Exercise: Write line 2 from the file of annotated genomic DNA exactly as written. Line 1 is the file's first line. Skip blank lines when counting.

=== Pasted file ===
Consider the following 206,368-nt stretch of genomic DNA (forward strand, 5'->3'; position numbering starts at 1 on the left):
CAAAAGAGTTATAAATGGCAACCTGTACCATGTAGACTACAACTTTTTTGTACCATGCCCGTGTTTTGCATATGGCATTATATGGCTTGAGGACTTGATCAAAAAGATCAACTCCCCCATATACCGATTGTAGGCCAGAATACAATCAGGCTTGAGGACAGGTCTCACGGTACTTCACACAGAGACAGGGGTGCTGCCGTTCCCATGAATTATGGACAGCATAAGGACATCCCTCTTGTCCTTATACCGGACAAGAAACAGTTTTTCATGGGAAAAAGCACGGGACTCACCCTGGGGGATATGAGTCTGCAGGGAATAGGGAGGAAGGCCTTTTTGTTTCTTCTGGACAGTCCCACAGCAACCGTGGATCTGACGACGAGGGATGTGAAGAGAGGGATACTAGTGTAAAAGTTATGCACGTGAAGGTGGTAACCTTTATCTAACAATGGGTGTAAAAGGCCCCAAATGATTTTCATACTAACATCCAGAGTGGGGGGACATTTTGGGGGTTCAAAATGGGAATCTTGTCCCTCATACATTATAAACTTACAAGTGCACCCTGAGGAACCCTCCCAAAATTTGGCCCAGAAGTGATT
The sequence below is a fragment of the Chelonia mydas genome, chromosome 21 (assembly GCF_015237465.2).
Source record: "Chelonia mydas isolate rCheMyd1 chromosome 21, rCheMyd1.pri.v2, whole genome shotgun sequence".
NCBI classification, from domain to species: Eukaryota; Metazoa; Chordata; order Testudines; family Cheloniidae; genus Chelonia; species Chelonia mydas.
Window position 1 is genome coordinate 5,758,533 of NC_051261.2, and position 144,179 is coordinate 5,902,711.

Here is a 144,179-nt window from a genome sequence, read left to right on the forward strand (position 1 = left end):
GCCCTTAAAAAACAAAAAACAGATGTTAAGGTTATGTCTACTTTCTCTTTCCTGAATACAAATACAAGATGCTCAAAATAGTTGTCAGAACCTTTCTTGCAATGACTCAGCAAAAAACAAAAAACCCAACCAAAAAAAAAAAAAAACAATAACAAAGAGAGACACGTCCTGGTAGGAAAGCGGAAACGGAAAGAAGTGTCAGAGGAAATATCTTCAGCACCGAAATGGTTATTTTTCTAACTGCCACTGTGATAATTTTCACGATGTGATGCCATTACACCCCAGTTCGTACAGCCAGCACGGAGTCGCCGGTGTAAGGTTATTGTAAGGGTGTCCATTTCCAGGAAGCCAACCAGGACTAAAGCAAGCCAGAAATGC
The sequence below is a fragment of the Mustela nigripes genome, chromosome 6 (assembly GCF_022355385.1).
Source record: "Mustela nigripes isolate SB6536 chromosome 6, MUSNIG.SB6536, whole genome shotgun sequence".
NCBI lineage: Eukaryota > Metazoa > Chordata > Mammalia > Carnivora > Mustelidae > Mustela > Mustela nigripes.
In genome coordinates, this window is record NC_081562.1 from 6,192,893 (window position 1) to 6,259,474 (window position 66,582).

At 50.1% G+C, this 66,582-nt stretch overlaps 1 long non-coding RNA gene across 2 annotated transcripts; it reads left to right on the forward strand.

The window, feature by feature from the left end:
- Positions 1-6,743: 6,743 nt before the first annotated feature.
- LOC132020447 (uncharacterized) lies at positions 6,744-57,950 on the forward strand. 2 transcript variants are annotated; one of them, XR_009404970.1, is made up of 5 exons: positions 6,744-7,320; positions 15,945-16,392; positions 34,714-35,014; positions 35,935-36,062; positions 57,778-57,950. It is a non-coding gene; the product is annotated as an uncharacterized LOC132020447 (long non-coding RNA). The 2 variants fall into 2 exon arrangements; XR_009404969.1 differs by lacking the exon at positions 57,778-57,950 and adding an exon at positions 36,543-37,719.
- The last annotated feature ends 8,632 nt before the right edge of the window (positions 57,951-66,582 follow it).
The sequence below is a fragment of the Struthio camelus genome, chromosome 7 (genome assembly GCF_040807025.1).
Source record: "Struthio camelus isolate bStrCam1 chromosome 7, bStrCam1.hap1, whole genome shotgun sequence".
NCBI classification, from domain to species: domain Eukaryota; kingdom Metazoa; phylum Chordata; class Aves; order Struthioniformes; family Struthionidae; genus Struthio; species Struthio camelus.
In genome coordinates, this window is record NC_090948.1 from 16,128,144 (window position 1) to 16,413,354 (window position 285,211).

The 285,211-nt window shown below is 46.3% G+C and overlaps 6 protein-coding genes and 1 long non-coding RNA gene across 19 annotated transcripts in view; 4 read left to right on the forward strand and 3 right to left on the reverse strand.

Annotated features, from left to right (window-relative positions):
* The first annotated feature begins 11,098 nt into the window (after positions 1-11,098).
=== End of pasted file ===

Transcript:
CAAAAGAGTTATAAATGGCAACCTGTACCATGTAGACTACAACTTTTTTGTACCATGCCCGTGTTTTGCATATGGCATTATATGGCTTGAGGACTTGATCAAAAAGATCAACTCCCCCATATACCGATTGTAGGCCAGAATACAATCAGGCTTGAGGACAGGTCTCACGGTACTTCACACAGAGACAGGGGTGCTGCCGTTCCCATGAATTATGGACAGCATAAGGACATCCCTCTTGTCCTTATACCGGACAAGAAACAGTTTTTCATGGGAAAAAGCACGGGACTCACCCTGGGGGATATGAGTCTGCAGGGAATAGGGAGGAAGGCCTTTTTGTTTCTTCTGGACAGTCCCACAGCAACCGTGGATCTGACGACGAGGGATGTGAAGAGAGGGATACTAGTGTAAAAGTTATGCACGTGAAGGTGGTAACCTTTATCTAACAATGGGTGTAAAAGGCCCCAAATGATTTTCATACTAACATCCAGAGTGGGGGGACATTTTGGGGGTTCAAAATGGGAATCTTGTCCCTCATACATTATAAACTTACAAGTGCACCCTGAGGAACCCTCCCAAAATTTGGCCCAGAAGTGATT